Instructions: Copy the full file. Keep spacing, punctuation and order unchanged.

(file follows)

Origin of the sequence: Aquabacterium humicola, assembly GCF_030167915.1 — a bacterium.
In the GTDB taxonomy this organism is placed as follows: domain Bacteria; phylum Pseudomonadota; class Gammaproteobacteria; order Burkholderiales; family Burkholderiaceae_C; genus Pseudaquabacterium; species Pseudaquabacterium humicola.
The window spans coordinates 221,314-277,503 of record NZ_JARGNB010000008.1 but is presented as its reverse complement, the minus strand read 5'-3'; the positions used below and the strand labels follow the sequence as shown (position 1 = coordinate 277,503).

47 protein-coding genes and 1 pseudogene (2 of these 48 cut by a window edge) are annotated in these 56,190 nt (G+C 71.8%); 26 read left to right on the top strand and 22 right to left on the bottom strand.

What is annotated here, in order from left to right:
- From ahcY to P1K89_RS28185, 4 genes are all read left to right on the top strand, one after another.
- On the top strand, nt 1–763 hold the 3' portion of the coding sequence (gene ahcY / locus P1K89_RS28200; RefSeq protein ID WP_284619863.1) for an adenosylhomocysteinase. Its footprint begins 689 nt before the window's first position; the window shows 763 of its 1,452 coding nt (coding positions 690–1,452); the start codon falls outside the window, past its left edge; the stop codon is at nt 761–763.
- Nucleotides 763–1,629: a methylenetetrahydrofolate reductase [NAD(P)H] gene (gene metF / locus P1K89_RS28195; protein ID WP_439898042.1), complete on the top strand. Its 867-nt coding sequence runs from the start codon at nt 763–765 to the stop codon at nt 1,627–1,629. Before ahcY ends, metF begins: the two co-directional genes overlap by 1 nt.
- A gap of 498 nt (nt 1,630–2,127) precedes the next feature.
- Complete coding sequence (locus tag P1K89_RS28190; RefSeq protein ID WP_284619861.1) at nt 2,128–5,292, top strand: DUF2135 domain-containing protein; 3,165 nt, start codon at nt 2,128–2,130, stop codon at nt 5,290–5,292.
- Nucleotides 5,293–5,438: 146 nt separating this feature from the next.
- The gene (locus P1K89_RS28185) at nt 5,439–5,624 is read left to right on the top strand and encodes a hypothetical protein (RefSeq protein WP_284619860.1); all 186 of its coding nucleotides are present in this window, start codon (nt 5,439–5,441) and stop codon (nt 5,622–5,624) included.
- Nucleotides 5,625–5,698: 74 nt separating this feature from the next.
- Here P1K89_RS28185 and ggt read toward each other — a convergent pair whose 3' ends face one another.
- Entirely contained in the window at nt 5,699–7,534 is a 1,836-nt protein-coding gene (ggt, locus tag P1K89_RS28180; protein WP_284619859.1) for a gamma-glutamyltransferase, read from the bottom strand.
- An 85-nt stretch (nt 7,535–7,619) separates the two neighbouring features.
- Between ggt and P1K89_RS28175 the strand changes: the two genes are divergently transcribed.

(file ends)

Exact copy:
Origin of the sequence: Aquabacterium humicola, assembly GCF_030167915.1 — a bacterium.
In the GTDB taxonomy this organism is placed as follows: domain Bacteria; phylum Pseudomonadota; class Gammaproteobacteria; order Burkholderiales; family Burkholderiaceae_C; genus Pseudaquabacterium; species Pseudaquabacterium humicola.
The window spans coordinates 221,314-277,503 of record NZ_JARGNB010000008.1 but is presented as its reverse complement, the minus strand read 5'-3'; the positions used below and the strand labels follow the sequence as shown (position 1 = coordinate 277,503).

47 protein-coding genes and 1 pseudogene (2 of these 48 cut by a window edge) are annotated in these 56,190 nt (G+C 71.8%); 26 read left to right on the top strand and 22 right to left on the bottom strand.

What is annotated here, in order from left to right:
- From ahcY to P1K89_RS28185, 4 genes are all read left to right on the top strand, one after another.
- On the top strand, nt 1–763 hold the 3' portion of the coding sequence (gene ahcY / locus P1K89_RS28200; RefSeq protein ID WP_284619863.1) for an adenosylhomocysteinase. Its footprint begins 689 nt before the window's first position; the window shows 763 of its 1,452 coding nt (coding positions 690–1,452); the start codon falls outside the window, past its left edge; the stop codon is at nt 761–763.
- Nucleotides 763–1,629: a methylenetetrahydrofolate reductase [NAD(P)H] gene (gene metF / locus P1K89_RS28195; protein ID WP_439898042.1), complete on the top strand. Its 867-nt coding sequence runs from the start codon at nt 763–765 to the stop codon at nt 1,627–1,629. Before ahcY ends, metF begins: the two co-directional genes overlap by 1 nt.
- A gap of 498 nt (nt 1,630–2,127) precedes the next feature.
- Complete coding sequence (locus tag P1K89_RS28190; RefSeq protein ID WP_284619861.1) at nt 2,128–5,292, top strand: DUF2135 domain-containing protein; 3,165 nt, start codon at nt 2,128–2,130, stop codon at nt 5,290–5,292.
- Nucleotides 5,293–5,438: 146 nt separating this feature from the next.
- The gene (locus P1K89_RS28185) at nt 5,439–5,624 is read left to right on the top strand and encodes a hypothetical protein (RefSeq protein WP_284619860.1); all 186 of its coding nucleotides are present in this window, start codon (nt 5,439–5,441) and stop codon (nt 5,622–5,624) included.
- Nucleotides 5,625–5,698: 74 nt separating this feature from the next.
- Here P1K89_RS28185 and ggt read toward each other — a convergent pair whose 3' ends face one another.
- Entirely contained in the window at nt 5,699–7,534 is a 1,836-nt protein-coding gene (ggt, locus tag P1K89_RS28180; protein WP_284619859.1) for a gamma-glutamyltransferase, read from the bottom strand.
- An 85-nt stretch (nt 7,535–7,619) separates the two neighbouring features.
- Between ggt and P1K89_RS28175 the strand changes: the two genes are divergently transcribed.